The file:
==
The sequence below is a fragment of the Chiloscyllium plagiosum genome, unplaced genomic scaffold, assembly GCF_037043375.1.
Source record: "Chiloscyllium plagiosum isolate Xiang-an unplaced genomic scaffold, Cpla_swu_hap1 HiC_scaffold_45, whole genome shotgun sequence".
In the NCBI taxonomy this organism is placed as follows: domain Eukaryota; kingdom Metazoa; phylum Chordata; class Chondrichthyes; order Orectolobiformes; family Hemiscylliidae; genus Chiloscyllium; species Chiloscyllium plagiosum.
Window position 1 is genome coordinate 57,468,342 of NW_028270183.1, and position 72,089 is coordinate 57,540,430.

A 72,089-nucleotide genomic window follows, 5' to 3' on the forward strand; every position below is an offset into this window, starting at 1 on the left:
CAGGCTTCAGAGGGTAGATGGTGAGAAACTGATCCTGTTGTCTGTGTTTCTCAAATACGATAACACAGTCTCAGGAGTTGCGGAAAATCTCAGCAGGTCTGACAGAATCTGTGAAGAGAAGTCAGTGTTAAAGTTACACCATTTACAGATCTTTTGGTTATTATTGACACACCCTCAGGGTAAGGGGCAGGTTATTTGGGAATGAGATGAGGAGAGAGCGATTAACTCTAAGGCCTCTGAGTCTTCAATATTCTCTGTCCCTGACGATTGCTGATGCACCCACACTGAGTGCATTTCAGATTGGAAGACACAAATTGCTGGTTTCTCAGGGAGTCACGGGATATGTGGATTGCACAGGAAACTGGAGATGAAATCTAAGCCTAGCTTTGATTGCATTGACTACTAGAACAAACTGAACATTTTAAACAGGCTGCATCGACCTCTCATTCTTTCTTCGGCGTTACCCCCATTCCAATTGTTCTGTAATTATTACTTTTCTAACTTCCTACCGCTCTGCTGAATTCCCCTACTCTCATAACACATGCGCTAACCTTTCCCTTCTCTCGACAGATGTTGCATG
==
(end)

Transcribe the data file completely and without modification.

The sequence below is a fragment of the Chiloscyllium plagiosum genome, unplaced genomic scaffold, assembly GCF_037043375.1.
Source record: "Chiloscyllium plagiosum isolate Xiang-an unplaced genomic scaffold, Cpla_swu_hap1 HiC_scaffold_45, whole genome shotgun sequence".
In the NCBI taxonomy this organism is placed as follows: domain Eukaryota; kingdom Metazoa; phylum Chordata; class Chondrichthyes; order Orectolobiformes; family Hemiscylliidae; genus Chiloscyllium; species Chiloscyllium plagiosum.
Window position 1 is genome coordinate 57,468,342 of NW_028270183.1, and position 72,089 is coordinate 57,540,430.

A 72,089-nucleotide genomic window follows, 5' to 3' on the forward strand; every position below is an offset into this window, starting at 1 on the left:
CAGGCTTCAGAGGGTAGATGGTGAGAAACTGATCCTGTTGTCTGTGTTTCTCAAATACGATAACACAGTCTCAGGAGTTGCGGAAAATCTCAGCAGGTCTGACAGAATCTGTGAAGAGAAGTCAGTGTTAAAGTTACACCATTTACAGATCTTTTGGTTATTATTGACACACCCTCAGGGTAAGGGGCAGGTTATTTGGGAATGAGATGAGGAGAGAGCGATTAACTCTAAGGCCTCTGAGTCTTCAATATTCTCTGTCCCTGACGATTGCTGATGCACCCACACTGAGTGCATTTCAGATTGGAAGACACAAATTGCTGGTTTCTCAGGGAGTCACGGGATATGTGGATTGCACAGGAAACTGGAGATGAAATCTAAGCCTAGCTTTGATTGCATTGACTACTAGAACAAACTGAACATTTTAAACAGGCTGCATCGACCTCTCATTCTTTCTTCGGCGTTACCCCCATTCCAATTGTTCTGTAATTATTACTTTTCTAACTTCCTACCGCTCTGCTGAATTCCCCTACTCTCATAACACATGCGCTAACCTTTCCCTTCTCTCGACAGATGTTGCATG